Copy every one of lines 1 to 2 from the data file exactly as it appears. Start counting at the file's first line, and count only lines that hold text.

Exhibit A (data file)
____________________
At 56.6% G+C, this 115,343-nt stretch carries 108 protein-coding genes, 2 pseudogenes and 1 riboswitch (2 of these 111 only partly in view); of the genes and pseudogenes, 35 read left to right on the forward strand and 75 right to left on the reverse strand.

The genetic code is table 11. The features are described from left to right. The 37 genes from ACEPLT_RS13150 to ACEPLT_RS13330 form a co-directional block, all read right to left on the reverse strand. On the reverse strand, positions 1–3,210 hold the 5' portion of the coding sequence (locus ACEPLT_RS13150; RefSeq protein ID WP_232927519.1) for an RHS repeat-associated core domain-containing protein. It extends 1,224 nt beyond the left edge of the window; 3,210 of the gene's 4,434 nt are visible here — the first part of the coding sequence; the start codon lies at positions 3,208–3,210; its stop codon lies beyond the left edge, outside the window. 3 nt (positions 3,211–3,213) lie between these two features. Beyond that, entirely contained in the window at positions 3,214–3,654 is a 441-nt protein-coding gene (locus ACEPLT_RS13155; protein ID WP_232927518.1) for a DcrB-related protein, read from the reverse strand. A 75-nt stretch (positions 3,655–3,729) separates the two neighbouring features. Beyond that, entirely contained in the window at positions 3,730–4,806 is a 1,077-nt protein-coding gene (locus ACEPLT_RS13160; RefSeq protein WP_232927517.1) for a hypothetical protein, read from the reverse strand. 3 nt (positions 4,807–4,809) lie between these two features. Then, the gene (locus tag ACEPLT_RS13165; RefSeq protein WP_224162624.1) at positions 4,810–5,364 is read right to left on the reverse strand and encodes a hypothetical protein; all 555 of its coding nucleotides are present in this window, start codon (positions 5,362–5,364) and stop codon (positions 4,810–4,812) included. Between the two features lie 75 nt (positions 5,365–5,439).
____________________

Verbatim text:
At 56.6% G+C, this 115,343-nt stretch carries 108 protein-coding genes, 2 pseudogenes and 1 riboswitch (2 of these 111 only partly in view); of the genes and pseudogenes, 35 read left to right on the forward strand and 75 right to left on the reverse strand.

The genetic code is table 11. The features are described from left to right. The 37 genes from ACEPLT_RS13150 to ACEPLT_RS13330 form a co-directional block, all read right to left on the reverse strand. On the reverse strand, positions 1–3,210 hold the 5' portion of the coding sequence (locus ACEPLT_RS13150; RefSeq protein ID WP_232927519.1) for an RHS repeat-associated core domain-containing protein. It extends 1,224 nt beyond the left edge of the window; 3,210 of the gene's 4,434 nt are visible here — the first part of the coding sequence; the start codon lies at positions 3,208–3,210; its stop codon lies beyond the left edge, outside the window. 3 nt (positions 3,211–3,213) lie between these two features. Beyond that, entirely contained in the window at positions 3,214–3,654 is a 441-nt protein-coding gene (locus ACEPLT_RS13155; protein ID WP_232927518.1) for a DcrB-related protein, read from the reverse strand. A 75-nt stretch (positions 3,655–3,729) separates the two neighbouring features. Beyond that, entirely contained in the window at positions 3,730–4,806 is a 1,077-nt protein-coding gene (locus ACEPLT_RS13160; RefSeq protein WP_232927517.1) for a hypothetical protein, read from the reverse strand. 3 nt (positions 4,807–4,809) lie between these two features. Then, the gene (locus tag ACEPLT_RS13165; RefSeq protein WP_224162624.1) at positions 4,810–5,364 is read right to left on the reverse strand and encodes a hypothetical protein; all 555 of its coding nucleotides are present in this window, start codon (positions 5,362–5,364) and stop codon (positions 4,810–4,812) included. Between the two features lie 75 nt (positions 5,365–5,439).